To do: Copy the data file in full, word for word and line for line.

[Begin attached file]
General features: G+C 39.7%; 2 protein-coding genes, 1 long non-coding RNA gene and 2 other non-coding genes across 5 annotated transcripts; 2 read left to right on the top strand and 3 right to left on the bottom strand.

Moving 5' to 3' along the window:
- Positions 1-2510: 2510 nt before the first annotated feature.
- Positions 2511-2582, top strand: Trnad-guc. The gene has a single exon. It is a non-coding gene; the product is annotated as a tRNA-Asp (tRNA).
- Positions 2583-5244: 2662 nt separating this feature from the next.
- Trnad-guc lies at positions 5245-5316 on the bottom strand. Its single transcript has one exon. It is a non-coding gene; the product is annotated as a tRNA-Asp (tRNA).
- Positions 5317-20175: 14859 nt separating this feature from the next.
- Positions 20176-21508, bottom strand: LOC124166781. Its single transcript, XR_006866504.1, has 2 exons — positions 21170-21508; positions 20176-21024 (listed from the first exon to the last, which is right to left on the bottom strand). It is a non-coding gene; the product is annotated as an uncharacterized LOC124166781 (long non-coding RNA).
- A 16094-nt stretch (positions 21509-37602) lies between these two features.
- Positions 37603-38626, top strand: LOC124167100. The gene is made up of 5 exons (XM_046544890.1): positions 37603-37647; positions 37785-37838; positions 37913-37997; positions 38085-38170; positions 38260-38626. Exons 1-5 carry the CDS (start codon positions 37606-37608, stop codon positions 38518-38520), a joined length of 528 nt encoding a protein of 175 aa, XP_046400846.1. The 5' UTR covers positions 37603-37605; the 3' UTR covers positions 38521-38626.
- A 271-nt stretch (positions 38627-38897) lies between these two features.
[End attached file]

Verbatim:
General features: G+C 39.7%; 2 protein-coding genes, 1 long non-coding RNA gene and 2 other non-coding genes across 5 annotated transcripts; 2 read left to right on the top strand and 3 right to left on the bottom strand.

Moving 5' to 3' along the window:
- Positions 1-2510: 2510 nt before the first annotated feature.
- Positions 2511-2582, top strand: Trnad-guc. The gene has a single exon. It is a non-coding gene; the product is annotated as a tRNA-Asp (tRNA).
- Positions 2583-5244: 2662 nt separating this feature from the next.
- Trnad-guc lies at positions 5245-5316 on the bottom strand. Its single transcript has one exon. It is a non-coding gene; the product is annotated as a tRNA-Asp (tRNA).
- Positions 5317-20175: 14859 nt separating this feature from the next.
- Positions 20176-21508, bottom strand: LOC124166781. Its single transcript, XR_006866504.1, has 2 exons — positions 21170-21508; positions 20176-21024 (listed from the first exon to the last, which is right to left on the bottom strand). It is a non-coding gene; the product is annotated as an uncharacterized LOC124166781 (long non-coding RNA).
- A 16094-nt stretch (positions 21509-37602) lies between these two features.
- Positions 37603-38626, top strand: LOC124167100. The gene is made up of 5 exons (XM_046544890.1): positions 37603-37647; positions 37785-37838; positions 37913-37997; positions 38085-38170; positions 38260-38626. Exons 1-5 carry the CDS (start codon positions 37606-37608, stop codon positions 38518-38520), a joined length of 528 nt encoding a protein of 175 aa, XP_046400846.1. The 5' UTR covers positions 37603-37605; the 3' UTR covers positions 38521-38626.
- A 271-nt stretch (positions 38627-38897) lies between these two features.